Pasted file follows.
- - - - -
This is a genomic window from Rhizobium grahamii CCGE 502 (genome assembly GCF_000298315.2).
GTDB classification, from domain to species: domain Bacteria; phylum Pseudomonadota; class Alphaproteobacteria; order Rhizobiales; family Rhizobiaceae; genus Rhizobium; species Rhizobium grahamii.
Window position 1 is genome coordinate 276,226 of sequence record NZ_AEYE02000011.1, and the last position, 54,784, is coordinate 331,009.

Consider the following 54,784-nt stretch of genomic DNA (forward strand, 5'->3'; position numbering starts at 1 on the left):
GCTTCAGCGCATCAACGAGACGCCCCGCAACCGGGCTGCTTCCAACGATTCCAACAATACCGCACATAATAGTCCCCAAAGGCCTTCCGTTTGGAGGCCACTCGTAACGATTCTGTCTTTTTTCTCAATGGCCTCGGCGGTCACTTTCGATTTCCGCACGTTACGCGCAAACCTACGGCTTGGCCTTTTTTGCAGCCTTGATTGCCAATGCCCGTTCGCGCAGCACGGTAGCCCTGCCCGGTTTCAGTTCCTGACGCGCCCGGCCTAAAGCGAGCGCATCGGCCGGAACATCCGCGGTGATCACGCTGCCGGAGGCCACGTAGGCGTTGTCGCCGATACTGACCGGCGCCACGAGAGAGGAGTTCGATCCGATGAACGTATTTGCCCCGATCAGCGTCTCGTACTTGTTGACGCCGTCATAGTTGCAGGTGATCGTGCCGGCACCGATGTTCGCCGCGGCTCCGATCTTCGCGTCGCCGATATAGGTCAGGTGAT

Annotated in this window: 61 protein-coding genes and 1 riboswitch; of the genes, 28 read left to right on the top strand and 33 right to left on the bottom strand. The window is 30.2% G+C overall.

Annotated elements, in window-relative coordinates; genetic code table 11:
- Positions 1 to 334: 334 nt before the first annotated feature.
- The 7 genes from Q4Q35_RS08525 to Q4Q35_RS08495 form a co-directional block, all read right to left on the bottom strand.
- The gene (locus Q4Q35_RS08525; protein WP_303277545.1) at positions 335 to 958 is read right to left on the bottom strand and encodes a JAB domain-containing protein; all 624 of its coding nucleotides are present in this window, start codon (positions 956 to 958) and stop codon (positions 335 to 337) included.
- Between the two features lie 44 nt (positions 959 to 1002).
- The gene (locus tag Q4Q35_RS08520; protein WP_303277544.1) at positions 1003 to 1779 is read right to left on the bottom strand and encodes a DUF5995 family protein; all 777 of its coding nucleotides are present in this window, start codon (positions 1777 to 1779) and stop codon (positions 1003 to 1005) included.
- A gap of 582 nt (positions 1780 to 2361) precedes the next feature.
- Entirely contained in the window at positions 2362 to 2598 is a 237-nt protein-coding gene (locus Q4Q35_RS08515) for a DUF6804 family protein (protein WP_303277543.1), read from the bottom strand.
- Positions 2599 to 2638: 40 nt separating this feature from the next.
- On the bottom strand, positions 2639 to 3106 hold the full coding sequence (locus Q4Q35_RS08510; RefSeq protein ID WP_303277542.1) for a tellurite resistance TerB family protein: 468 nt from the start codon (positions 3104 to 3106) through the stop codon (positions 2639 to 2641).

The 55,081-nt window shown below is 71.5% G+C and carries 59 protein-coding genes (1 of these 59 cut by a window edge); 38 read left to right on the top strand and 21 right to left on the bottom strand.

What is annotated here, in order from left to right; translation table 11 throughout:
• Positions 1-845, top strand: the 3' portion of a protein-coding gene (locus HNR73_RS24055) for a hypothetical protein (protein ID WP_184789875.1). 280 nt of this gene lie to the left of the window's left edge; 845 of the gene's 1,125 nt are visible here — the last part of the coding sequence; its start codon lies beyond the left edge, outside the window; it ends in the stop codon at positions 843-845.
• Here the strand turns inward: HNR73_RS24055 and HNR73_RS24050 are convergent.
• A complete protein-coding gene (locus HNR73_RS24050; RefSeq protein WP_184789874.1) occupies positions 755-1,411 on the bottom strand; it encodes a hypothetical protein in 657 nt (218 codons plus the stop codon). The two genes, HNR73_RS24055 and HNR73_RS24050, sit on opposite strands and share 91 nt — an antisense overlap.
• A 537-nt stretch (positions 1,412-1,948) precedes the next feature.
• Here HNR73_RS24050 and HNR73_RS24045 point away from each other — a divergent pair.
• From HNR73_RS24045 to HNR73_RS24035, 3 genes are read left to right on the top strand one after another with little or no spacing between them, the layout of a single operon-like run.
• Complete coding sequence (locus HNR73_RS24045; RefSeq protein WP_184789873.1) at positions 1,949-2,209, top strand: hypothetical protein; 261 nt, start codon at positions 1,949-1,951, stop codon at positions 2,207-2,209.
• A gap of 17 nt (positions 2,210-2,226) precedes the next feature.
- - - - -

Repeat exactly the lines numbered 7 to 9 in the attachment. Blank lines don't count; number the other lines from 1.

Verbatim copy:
Annotated elements, in window-relative coordinates; genetic code table 11:
- Positions 1 to 334: 334 nt before the first annotated feature.
- The 7 genes from Q4Q35_RS08525 to Q4Q35_RS08495 form a co-directional block, all read right to left on the bottom strand.